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A dose of sunshine does wonders for your health

 

Asunny day always makes you feel good, doesn’t it?

You can’t go anywhere at the moment without someone mentioning the weather, but that is very true of us Brits no matter what time of year it is.

There is something amazing about how sunny days make you feel though, even if you have to work.

I am one of the lucky few who get to work outside so I can really enjoy all that the summer brings.

Sunshine makes you feel happy – even after all that we have been hearing about the evils of sun exposure.

It causes not only premature skin ageing and sun spots, but also a much 
more formidable foe: skin cancer.

With the dire warnings in mind, most of us apply sunscreen every day and seek out shade when we’re outdoors, lest our skin come into contact with the sun’s harmful UV rays.

As it turns out, there’s another side to the story. Sun exposure isn’t all bad. In fact, it’s mostly good.

That’s right: Sun exposure is good for you. After decades of avoiding it, researchers are finding that we may have been doing more harm than good.

It’s a shock to the system, for sure, but the evidence is substantial. A chronic lack of sun exposure has been linked to fertility problems, several forms of cancer and varying degrees of depression.

People actually become depressed, with symptoms like sadness, fatigue and hopelessness from a lack of sunlight.

The form of depression most often associated with variations in sunlight is seasonal affective disorder (SAD).

The disorder runs in cycles of depression and wellness that follow the seasons – more specifically, the availability of sunlight.

Someone with SAD might feel perfectly fine in spring and summer, and then exp-erience a severe downturn in mood when autumn hits. They’ll stay that way through the winter until the sun comes out again in full force.

Vitamin D, which is made by our bodies through the action of the sun’s UVB rays on our skin, is the key to better moods, better sleep and keeping healthy.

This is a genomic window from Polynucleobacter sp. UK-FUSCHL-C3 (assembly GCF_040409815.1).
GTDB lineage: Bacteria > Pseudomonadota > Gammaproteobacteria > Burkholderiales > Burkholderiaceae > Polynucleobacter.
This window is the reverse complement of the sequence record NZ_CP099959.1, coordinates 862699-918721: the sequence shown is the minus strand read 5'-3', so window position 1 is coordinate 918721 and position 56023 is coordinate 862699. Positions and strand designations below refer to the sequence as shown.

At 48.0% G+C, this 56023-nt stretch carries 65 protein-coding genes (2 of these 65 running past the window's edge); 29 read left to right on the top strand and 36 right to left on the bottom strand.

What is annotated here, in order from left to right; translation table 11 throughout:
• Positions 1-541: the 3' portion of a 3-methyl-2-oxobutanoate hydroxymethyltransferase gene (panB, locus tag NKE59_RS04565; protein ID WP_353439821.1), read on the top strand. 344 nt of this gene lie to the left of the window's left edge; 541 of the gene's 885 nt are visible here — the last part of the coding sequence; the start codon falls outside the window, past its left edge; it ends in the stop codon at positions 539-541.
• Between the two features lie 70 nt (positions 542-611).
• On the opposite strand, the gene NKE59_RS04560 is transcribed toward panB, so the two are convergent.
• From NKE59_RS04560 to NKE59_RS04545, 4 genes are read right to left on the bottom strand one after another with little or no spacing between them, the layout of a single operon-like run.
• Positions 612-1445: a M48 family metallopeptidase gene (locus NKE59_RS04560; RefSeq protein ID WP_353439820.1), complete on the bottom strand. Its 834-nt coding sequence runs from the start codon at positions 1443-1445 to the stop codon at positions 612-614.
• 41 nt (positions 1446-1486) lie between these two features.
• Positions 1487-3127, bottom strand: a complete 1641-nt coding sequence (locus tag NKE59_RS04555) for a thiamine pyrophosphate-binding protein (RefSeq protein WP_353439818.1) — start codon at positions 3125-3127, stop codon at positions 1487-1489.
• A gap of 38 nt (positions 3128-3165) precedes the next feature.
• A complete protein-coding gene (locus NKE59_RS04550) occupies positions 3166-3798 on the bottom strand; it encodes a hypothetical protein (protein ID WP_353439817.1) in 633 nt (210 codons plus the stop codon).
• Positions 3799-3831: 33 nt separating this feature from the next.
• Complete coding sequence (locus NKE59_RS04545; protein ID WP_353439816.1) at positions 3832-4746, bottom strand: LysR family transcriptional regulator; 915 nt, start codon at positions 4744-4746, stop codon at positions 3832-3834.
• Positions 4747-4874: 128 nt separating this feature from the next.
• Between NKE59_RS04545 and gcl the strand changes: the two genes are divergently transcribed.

Professor Michael Holick, of Boston University School of Medicine and author of The UV Advantage (I-Books, £6.99), says: ‘We get about 90 to 95 per cent of our vitamin D from the sun.

‘It is essential for absorbing calcium, keeping our bones healthy, and for protecting against serious chronic diseases later in life such as osteoporosis, type 2 diabetes, multiple sclerosis and many common cancers.’

He advises that we should go out in the sun without sunblock for between five and 15 minutes a day, at least three times a week in spring and summer, to boost our vitamin D levels.

You can also get vitamin D from your diet. Oily fish, such as salmon and tuna, is a good source as is butter, eggs, soya and mushrooms.

But most of us simply don’t eat healthily enough to get adequate amounts, leaving the sun as the primary source of this important vitamin.

Being exposed to the sun gives you more energy as during the summer months you will have lower levels of melatonin (the hormone 
that regulates sleep) and higher levels of serotonin which will give you more get up and go.

This is why you need less sleep in the summer but still feel livelier.

So while we are lucky enough to have an amazing summer I personally would champion being out in the sun and aiming to get 15 to 20 minutes of unprotected exposure a day.

Use a good organic sun screen and get outside as often as you can.

This will guarantee that you keep your body oxygenated which in turn will improve your mood and wellbeing.

In other words get out there and make hay while the sun shines!

Nikki Caputa is a health and fitness coach who works one-to-one with clients and runs her own fitness camps in Fareham where she trains groups.

Nikki is also an ambassador for Jamie Oliver’s Food Revolution and a UK Hypo-presive Method Trainer.

She helps people master a fitness technique that targets the core.

Visit fab-body-fitness.co.uk. Follow Nikki on Twitter @nikkifit mum1

 

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